Australia backs $7.5 trillion plan to kickstart global economy smashed by coronavirus pandemic

Australian Prime Minister Scott Morrison during an unusual G20 Leaders Summit

Australia and other G20 nations have struck a deal to co-ordinate efforts to tackle the coronavirus pandemic, as they collectively pledged $A7.5 trillion to kickstart the global economy.

Prime Minister Scott Morrison joined US President Donald Trump and other members of the G20 through a video link-up overnight.

The virtual summit was called by Saudi Arabia, which is chairing the forum this year.

In a communique issued after the meeting, Mr Morrison and other leaders described the pandemic as “a powerful reminder of our interconnectedness and vulnerabilities”.

“This virus respects no borders,” they said.

“Combating this pandemic calls for a transparent, robust, coordinated, large-scale and science-based global response in a spirit of solidarity.”

G20 finance, health and trade ministers are set to meet in coming weeks to develop specific action plans to deal with the economic and health impacts.

Australian Prime Minister Scott Morrison and US President Donald Trump during an unusual G20 Leaders Summit to discuss the international coronavirus crisis


China agreed to increase its supply of pharmaceutical ingredients and other supplies to the international market, in a move that will ease shortages in many countries.

UN secretary-general Antonio Guterres told the leaders they needed a war-time plan.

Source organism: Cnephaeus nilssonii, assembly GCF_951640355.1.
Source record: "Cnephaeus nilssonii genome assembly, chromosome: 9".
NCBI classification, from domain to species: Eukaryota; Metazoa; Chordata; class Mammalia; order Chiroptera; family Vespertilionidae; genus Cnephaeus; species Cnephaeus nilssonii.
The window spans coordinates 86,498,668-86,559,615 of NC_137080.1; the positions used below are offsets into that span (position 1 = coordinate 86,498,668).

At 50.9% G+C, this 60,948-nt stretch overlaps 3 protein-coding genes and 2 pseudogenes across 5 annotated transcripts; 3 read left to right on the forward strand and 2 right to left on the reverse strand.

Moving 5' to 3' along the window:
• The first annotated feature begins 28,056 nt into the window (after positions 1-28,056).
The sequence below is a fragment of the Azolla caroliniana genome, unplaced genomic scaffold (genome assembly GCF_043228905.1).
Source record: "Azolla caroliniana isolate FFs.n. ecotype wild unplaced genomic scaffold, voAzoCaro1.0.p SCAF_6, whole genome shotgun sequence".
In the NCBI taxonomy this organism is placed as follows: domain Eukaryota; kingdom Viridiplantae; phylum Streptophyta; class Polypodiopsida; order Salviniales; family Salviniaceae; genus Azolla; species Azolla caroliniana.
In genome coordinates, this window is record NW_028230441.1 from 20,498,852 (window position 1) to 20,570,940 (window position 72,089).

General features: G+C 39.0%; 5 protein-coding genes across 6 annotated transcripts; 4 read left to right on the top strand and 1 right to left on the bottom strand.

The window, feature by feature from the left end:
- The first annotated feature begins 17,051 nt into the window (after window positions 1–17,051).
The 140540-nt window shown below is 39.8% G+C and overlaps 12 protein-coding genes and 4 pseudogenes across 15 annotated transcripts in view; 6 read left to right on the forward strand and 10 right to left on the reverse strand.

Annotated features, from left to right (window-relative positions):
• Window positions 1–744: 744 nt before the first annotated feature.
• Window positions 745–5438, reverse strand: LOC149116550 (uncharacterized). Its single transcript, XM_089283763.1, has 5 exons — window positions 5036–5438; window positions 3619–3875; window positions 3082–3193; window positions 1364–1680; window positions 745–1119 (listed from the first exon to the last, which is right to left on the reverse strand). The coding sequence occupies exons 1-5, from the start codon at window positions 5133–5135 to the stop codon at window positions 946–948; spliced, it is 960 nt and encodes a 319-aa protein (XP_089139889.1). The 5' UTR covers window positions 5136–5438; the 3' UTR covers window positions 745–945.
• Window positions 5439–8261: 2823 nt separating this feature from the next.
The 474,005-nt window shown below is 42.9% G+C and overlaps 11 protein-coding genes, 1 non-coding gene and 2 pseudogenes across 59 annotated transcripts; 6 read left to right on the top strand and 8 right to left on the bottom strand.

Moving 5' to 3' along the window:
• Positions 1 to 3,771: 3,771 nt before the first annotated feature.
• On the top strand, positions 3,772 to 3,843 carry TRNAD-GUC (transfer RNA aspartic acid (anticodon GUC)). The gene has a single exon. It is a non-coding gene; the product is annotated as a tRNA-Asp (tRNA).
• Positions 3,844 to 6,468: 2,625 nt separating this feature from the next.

“It took the world three months to reach 100,000 confirmed cases of infection,” he said.

“The next 100,000 happened in just 12 days. The third took four days. The fourth, just one and a half.

“This is exponential growth and only the tip of the iceberg.”

The meeting was not open to the media, but some leaders’ statements were issued after it.

Australian Prime Minister Scott Morrison during an unusual G20 Leaders Summit to discuss the international coronavirus crisis at Parliament House


Russian President Vladimir Putin suggested setting up a special fund under the IMF that would offer interest-free loans, and he emphasised the need to create “green corridors” for free movement of supplies and technologies intended to deal with the epidemic.

He also proposed a moratorium on sanctions with regard to essential goods.

International Monetary Fund managing director Kristalina Georgieva asked G20 leaders for their backing to double the fund’s $US50 billion ($A84 billion) emergency financing capacity.

She said vulnerable households and businesses need targeted financial support to stay afloat and get back to work quickly.

The final statement pledged “bold and large-scale fiscal support”.

“We commit to do whatever it takes and to use all available policy tools to minimise the economic and social damage from the pandemic, restore global growth, maintain market stability and strengthen resilience.”

Australians must stay at least 1.5 metres away from other people. Indoors, there must be a density of no more than one person per four square metres of floor space.

If you believe you may have contracted the virus, call your doctor (don’t visit) or contact the national Coronavirus Health Information Hotline on 1800 020 080.

If you are struggling to breathe or experiencing a medical emergency, call 000.

SBS is committed to informing Australia’s diverse communities about the latest COVID-19 developments. News and information is available in 63 languages at

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